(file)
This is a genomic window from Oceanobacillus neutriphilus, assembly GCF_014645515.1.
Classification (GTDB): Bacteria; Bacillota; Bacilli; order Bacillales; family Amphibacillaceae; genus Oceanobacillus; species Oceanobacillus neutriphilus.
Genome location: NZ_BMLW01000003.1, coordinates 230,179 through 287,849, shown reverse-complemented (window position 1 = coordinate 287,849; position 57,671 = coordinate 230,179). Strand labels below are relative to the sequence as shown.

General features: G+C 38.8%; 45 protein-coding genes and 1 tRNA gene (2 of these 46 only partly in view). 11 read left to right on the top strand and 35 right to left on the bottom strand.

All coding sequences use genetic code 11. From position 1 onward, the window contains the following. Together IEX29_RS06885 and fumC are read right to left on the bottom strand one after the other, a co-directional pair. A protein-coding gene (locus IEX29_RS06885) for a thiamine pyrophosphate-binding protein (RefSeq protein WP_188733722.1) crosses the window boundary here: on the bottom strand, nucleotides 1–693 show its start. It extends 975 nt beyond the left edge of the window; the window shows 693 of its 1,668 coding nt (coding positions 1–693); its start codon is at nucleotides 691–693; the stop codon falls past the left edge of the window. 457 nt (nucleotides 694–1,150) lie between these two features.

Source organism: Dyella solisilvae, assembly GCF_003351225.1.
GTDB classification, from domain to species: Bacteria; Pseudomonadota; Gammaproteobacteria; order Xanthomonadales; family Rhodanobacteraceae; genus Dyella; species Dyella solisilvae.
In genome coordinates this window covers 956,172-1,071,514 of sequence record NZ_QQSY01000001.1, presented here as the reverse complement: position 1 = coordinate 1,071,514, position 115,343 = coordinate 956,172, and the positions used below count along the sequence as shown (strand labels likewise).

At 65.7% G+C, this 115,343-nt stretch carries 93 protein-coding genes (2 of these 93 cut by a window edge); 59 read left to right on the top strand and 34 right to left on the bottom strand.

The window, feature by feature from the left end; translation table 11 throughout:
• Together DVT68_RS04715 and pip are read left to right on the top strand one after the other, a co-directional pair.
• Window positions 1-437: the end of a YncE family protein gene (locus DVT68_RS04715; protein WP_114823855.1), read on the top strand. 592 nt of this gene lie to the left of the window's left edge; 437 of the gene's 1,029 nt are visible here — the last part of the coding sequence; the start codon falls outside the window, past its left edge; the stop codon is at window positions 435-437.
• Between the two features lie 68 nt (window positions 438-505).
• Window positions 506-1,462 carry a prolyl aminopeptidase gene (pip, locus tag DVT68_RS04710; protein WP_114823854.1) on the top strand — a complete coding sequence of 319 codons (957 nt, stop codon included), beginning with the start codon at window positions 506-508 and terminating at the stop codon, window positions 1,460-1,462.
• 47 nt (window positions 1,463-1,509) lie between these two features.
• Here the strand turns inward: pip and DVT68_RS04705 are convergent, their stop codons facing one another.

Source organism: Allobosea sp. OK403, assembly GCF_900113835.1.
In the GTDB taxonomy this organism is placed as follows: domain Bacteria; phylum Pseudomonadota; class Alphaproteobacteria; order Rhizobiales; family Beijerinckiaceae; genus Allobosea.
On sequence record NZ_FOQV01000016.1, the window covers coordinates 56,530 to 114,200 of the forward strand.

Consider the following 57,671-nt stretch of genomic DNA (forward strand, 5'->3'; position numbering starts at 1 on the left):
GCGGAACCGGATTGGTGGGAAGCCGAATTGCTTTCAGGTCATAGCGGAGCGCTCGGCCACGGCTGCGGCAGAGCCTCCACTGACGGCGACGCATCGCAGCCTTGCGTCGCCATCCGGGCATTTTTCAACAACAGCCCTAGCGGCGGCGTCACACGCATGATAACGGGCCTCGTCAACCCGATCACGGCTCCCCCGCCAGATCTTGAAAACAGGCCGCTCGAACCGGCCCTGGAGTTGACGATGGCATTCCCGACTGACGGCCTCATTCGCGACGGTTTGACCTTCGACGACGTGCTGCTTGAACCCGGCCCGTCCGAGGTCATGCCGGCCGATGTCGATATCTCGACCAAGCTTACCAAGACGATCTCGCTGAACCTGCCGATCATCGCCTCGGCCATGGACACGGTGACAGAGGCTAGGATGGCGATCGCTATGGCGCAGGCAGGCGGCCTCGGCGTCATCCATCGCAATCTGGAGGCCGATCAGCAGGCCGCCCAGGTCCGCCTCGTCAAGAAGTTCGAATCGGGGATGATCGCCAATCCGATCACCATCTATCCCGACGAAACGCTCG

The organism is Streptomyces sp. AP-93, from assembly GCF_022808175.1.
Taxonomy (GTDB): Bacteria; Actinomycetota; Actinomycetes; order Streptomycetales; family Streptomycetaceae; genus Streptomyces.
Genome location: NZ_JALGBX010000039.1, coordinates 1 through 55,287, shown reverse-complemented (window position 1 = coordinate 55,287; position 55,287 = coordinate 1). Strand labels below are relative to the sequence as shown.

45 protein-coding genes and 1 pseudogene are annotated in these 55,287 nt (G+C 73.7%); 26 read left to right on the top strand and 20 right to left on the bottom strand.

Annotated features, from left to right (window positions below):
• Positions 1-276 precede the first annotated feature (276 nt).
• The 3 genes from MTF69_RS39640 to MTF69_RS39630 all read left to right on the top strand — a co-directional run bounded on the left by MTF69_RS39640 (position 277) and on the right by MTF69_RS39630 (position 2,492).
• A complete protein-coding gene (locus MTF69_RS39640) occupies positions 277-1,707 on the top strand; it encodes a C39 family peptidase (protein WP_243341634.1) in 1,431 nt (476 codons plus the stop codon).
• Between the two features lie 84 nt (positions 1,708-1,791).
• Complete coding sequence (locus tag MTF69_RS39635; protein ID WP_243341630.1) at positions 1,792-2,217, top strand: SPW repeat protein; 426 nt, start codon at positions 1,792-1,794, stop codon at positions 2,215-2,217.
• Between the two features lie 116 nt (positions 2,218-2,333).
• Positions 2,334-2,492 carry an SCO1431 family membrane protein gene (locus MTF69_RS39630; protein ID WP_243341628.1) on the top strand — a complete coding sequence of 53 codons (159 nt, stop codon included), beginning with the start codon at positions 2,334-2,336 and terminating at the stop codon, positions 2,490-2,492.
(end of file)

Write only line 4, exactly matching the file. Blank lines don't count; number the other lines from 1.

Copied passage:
General features: G+C 38.8%; 45 protein-coding genes and 1 tRNA gene (2 of these 46 only partly in view). 11 read left to right on the top strand and 35 right to left on the bottom strand.